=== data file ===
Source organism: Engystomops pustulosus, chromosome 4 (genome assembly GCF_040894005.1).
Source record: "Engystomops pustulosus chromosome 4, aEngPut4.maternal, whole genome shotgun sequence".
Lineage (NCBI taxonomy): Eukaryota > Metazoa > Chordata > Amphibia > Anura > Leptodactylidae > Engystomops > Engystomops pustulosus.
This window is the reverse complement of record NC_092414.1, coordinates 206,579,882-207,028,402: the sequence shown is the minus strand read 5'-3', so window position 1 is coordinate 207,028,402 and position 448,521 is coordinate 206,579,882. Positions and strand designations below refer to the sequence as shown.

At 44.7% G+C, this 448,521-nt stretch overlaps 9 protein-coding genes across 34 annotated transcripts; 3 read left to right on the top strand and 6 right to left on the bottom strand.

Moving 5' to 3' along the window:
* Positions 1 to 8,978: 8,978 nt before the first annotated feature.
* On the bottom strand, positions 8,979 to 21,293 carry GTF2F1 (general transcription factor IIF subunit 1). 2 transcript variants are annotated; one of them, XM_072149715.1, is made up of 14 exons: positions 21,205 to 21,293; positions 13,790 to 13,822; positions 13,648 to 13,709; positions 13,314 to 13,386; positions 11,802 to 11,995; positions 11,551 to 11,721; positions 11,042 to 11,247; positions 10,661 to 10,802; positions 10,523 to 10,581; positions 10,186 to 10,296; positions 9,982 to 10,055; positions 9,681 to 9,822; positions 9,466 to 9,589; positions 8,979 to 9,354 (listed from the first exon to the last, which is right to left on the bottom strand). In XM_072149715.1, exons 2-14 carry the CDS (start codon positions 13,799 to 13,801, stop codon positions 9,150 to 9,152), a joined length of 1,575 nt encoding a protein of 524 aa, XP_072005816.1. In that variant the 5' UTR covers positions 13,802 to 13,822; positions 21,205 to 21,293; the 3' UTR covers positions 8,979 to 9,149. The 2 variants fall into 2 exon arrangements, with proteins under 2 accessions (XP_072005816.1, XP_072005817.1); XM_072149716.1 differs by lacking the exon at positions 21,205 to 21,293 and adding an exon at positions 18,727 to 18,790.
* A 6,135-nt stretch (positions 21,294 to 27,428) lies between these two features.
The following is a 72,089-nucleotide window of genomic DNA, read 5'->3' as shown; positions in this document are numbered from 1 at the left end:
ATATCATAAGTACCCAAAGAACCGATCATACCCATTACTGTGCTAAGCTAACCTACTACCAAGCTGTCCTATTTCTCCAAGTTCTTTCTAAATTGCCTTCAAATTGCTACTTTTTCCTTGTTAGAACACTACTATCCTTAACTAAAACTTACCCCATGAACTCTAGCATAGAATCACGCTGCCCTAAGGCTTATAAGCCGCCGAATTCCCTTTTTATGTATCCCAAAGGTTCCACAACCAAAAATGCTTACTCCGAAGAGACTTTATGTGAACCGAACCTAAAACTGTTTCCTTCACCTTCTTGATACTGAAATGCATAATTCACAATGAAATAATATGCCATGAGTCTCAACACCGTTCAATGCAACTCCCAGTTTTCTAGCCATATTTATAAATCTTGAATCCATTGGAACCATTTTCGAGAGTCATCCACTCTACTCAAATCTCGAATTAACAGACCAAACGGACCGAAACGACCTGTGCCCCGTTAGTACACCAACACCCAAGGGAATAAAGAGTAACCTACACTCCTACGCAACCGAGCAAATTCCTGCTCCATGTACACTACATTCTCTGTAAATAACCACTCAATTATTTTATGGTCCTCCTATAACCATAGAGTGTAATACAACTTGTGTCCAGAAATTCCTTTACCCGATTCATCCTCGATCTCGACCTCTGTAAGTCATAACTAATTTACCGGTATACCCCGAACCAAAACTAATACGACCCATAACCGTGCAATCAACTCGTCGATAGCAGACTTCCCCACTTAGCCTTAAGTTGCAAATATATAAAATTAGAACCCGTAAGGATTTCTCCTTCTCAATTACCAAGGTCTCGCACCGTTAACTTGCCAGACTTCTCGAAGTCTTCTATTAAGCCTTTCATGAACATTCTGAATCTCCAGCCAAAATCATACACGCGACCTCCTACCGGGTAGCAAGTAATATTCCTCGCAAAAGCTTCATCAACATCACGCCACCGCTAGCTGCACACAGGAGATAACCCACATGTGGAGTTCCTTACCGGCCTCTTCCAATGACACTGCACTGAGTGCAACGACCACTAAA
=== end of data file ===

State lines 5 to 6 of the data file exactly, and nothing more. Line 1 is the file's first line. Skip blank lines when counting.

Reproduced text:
At 44.7% G+C, this 448,521-nt stretch overlaps 9 protein-coding genes across 34 annotated transcripts; 3 read left to right on the top strand and 6 right to left on the bottom strand.

Moving 5' to 3' along the window: